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Old Mar 23, 2008, 10:33 AM   #11
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Bynx wrote:
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For controlled conditions like this I always use manual focus. Im only a few inches from the tap and its a bit of a hassle. If I want to check the shot I have to refocus each time. When Im sure its ok then I shoot a bunch.
Just as a side note .... in each drop the image is upside down. You can see the stainless steel sink, the tap the wall and even the water drip reflected in the drop. I think its pretty cool and the image is nice and sharp. The tap was set to a constant drip so I didnt have to waste time waiting for the next one.
thanks for sharing your technique!
Guess your camera have better manual focusing, my old one also have very good manual focus but on new one all images in manual focus came soft

Indeed I see a lot of details reflected in a drip
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Old Mar 23, 2008, 4:48 PM   #12
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Yes got to agree with everyone Bynx, excellent.
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Old Mar 23, 2008, 6:01 PM   #13
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Thanks all. As an added bit of trivia. It took me 214 shots to get the 10 to make the collage.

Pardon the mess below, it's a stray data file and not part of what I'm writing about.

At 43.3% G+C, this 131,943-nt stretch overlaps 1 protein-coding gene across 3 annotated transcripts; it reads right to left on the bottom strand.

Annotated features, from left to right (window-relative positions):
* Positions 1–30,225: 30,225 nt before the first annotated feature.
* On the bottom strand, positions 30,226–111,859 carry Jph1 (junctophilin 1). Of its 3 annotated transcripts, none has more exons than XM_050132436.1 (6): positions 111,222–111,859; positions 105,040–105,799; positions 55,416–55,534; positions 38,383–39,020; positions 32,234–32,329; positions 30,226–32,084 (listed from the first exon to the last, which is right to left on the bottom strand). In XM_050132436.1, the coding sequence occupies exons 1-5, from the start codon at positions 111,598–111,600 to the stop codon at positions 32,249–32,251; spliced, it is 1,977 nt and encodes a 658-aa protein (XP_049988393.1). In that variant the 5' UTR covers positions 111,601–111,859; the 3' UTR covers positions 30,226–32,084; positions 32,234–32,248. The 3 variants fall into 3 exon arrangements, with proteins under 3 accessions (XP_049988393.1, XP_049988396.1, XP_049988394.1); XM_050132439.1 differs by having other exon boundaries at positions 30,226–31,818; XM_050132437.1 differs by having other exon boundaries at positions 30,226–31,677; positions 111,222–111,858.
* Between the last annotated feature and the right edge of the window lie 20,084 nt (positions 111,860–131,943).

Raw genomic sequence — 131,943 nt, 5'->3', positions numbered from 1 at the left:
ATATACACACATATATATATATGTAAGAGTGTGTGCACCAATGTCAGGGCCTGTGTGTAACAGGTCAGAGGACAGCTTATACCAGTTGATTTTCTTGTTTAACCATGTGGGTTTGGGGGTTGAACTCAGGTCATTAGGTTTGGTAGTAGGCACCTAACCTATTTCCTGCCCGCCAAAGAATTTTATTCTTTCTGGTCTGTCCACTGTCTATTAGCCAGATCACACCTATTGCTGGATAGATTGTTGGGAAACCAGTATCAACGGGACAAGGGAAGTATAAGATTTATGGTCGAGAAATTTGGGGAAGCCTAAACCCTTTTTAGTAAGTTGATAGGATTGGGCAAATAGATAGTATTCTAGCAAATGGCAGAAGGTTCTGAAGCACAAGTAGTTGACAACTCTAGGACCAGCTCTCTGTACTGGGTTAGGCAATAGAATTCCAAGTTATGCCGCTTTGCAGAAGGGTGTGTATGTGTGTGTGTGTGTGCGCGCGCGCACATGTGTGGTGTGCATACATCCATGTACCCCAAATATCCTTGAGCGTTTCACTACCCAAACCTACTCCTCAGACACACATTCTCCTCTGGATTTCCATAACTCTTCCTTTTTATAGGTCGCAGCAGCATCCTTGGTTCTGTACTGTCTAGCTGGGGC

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Old Mar 23, 2008, 6:20 PM   #14
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Bynx wrote:
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Thanks all. As an added bit of trivia. It took me 214 shots to get the 10 to make the collage.
Hi Bynx,

Firstly thanks for answering my questions by generously sharing your technique (as you usually and selflessly do!) Much appreciated.

And you just answered my next question... which was going to be: "if they aren't of the same drop... how many photos did you take"? Wow... 214 shots. Great work and good patience - but well worth the reward. You could sell that series!

My NEXT question is... how did you set this up (slow running tap / water over something?)

regards

Paul
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Old Mar 23, 2008, 6:49 PM   #15
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I simply set the tripod in front of the kitchen sink as close in as I could get. I wrapped the faucet with shiny black masking tape to tone down the faucet shine. Then I just let it drip fairly quickly. After that it was just sheer luck getting all the pics in the sequence I have. When I say 214 shots that was for the whole sitting. Actually I tried different positions until I found one I liked. Most places gave me a shadow from the flash. This was probably 20 shots so half of them were useful. Since the scene, lighting and dripping water was consistent the only thing that wasnt was my timing in hitting the button. That fraction of a difference resulted in the minute differences that happen over a split second. Manual focus was good. I cant remember if I used a #2 close up filter or not. I was about 16 inches from the drip.
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